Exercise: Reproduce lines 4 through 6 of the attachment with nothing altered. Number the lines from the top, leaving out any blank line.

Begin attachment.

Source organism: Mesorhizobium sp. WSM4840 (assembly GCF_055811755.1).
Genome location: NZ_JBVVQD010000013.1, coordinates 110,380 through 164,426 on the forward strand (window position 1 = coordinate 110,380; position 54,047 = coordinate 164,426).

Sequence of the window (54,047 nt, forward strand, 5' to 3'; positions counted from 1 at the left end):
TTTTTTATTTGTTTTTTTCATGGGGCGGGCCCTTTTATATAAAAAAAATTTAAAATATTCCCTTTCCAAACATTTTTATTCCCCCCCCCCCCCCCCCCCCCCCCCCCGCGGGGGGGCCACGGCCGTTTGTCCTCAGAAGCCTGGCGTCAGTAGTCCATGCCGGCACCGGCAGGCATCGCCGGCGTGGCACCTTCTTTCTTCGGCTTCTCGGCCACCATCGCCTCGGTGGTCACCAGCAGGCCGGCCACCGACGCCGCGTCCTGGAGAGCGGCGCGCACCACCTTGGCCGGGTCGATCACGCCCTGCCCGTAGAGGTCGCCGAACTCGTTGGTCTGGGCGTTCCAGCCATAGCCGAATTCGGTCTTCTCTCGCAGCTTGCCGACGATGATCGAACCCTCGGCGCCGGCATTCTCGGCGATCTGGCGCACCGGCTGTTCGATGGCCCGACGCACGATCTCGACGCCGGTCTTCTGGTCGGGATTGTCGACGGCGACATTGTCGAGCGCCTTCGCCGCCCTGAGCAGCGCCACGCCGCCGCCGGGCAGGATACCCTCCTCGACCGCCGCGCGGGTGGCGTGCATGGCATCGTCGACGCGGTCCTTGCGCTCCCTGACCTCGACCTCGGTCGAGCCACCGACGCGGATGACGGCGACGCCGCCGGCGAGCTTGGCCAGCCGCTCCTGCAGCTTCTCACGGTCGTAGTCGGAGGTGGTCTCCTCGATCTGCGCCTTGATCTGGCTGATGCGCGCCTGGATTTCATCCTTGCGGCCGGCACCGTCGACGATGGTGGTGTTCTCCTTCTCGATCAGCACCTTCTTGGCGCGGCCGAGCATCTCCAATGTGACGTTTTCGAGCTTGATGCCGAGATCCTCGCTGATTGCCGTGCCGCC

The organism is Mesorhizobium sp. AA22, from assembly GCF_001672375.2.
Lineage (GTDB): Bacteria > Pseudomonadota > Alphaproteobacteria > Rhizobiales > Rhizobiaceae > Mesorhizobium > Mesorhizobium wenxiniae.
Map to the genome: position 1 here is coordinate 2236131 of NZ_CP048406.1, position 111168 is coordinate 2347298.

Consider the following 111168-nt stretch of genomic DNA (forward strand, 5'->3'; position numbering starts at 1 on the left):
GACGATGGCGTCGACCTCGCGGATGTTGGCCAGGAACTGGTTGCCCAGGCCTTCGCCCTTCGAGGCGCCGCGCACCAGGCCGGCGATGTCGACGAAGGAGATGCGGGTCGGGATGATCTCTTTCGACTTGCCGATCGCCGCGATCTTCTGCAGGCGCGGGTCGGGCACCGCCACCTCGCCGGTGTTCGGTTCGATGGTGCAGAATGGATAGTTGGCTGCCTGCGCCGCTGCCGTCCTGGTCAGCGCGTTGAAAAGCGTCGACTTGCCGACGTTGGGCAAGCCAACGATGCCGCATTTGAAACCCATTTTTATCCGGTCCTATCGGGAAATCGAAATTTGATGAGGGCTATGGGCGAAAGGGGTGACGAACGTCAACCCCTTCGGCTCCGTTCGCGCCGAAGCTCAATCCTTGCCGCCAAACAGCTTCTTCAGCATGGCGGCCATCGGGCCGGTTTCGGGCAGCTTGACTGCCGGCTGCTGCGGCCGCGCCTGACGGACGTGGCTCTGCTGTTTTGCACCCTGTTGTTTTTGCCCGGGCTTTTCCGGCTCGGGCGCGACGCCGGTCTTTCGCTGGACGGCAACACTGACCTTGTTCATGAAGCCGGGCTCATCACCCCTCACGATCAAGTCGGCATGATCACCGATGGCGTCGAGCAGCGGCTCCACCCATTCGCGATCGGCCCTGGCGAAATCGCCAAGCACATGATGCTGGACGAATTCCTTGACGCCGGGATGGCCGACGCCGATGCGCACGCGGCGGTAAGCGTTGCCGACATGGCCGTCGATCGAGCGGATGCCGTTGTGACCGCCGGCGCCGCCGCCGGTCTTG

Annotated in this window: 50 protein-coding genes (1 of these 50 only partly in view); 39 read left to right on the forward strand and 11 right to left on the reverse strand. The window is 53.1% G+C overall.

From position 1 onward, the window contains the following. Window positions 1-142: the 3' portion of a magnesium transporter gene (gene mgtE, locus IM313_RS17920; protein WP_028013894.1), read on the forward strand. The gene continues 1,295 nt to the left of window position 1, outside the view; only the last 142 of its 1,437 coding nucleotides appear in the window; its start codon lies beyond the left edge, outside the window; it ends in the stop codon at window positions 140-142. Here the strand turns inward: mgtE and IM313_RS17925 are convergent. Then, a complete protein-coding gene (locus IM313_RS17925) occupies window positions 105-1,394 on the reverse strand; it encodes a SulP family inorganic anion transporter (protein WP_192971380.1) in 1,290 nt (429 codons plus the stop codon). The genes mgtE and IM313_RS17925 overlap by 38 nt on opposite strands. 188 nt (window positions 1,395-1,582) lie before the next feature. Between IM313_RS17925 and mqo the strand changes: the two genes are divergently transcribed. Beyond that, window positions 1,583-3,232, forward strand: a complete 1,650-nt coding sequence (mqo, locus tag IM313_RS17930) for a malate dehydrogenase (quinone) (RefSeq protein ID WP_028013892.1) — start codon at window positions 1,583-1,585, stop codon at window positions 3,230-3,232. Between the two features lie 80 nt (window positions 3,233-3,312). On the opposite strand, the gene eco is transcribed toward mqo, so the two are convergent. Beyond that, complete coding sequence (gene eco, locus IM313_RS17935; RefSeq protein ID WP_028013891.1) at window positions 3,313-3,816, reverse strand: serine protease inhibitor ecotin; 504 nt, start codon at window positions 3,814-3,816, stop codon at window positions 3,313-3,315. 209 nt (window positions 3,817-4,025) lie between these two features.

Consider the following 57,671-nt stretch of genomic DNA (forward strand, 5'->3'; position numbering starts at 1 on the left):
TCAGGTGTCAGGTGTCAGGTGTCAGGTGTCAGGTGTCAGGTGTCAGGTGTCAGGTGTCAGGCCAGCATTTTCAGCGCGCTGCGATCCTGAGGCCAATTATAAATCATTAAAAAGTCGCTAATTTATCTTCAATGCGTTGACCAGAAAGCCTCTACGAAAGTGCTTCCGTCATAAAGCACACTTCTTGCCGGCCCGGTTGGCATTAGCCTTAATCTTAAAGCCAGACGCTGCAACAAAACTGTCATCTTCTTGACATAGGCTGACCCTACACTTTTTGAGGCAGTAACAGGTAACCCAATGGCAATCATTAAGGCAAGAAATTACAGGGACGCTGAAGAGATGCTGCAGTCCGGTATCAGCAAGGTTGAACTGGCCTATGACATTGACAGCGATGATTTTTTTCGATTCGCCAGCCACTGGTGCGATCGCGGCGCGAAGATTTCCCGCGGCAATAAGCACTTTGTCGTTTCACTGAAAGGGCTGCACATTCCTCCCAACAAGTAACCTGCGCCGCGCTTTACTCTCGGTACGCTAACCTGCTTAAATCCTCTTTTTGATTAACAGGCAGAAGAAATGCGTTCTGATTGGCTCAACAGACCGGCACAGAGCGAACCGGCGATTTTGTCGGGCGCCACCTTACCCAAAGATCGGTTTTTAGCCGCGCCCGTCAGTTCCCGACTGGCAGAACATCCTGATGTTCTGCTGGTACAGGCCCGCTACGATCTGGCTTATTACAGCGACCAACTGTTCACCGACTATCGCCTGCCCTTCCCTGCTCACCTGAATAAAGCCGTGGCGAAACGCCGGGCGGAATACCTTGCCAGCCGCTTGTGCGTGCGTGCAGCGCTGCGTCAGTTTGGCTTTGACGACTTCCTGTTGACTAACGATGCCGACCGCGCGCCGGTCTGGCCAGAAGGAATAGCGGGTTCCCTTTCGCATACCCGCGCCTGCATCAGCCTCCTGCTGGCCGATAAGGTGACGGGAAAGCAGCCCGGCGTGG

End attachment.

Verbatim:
TTTTTTATTTGTTTTTTTCATGGGGCGGGCCCTTTTATATAAAAAAAATTTAAAATATTCCCTTTCCAAACATTTTTATTCCCCCCCCCCCCCCCCCCCCCCCCCCCGCGGGGGGGCCACGGCCGTTTGTCCTCAGAAGCCTGGCGTCAGTAGTCCATGCCGGCACCGGCAGGCATCGCCGGCGTGGCACCTTCTTTCTTCGGCTTCTCGGCCACCATCGCCTCGGTGGTCACCAGCAGGCCGGCCACCGACGCCGCGTCCTGGAGAGCGGCGCGCACCACCTTGGCCGGGTCGATCACGCCCTGCCCGTAGAGGTCGCCGAACTCGTTGGTCTGGGCGTTCCAGCCATAGCCGAATTCGGTCTTCTCTCGCAGCTTGCCGACGATGATCGAACCCTCGGCGCCGGCATTCTCGGCGATCTGGCGCACCGGCTGTTCGATGGCCCGACGCACGATCTCGACGCCGGTCTTCTGGTCGGGATTGTCGACGGCGACATTGTCGAGCGCCTTCGCCGCCCTGAGCAGCGCCACGCCGCCGCCGGGCAGGATACCCTCCTCGACCGCCGCGCGGGTGGCGTGCATGGCATCGTCGACGCGGTCCTTGCGCTCCCTGACCTCGACCTCGGTCGAGCCACCGACGCGGATGACGGCGACGCCGCCGGCGAGCTTGGCCAGCCGCTCCTGCAGCTTCTCACGGTCGTAGTCGGAGGTGGTCTCCTCGATCTGCGCCTTGATCTGGCTGATGCGCGCCTGGATTTCATCCTTGCGGCCGGCACCGTCGACGATGGTGGTGTTCTCCTTCTCGATCAGCACCTTCTTGGCGCGGCCGAGCATCTCCAATGTGACGTTTTCGAGCTTGATGCCGAGATCCTCGCTGATTGCCGTGCCGCC

The organism is Mesorhizobium sp. AA22, from assembly GCF_001672375.2.
Lineage (GTDB): Bacteria > Pseudomonadota > Alphaproteobacteria > Rhizobiales > Rhizobiaceae > Mesorhizobium > Mesorhizobium wenxiniae.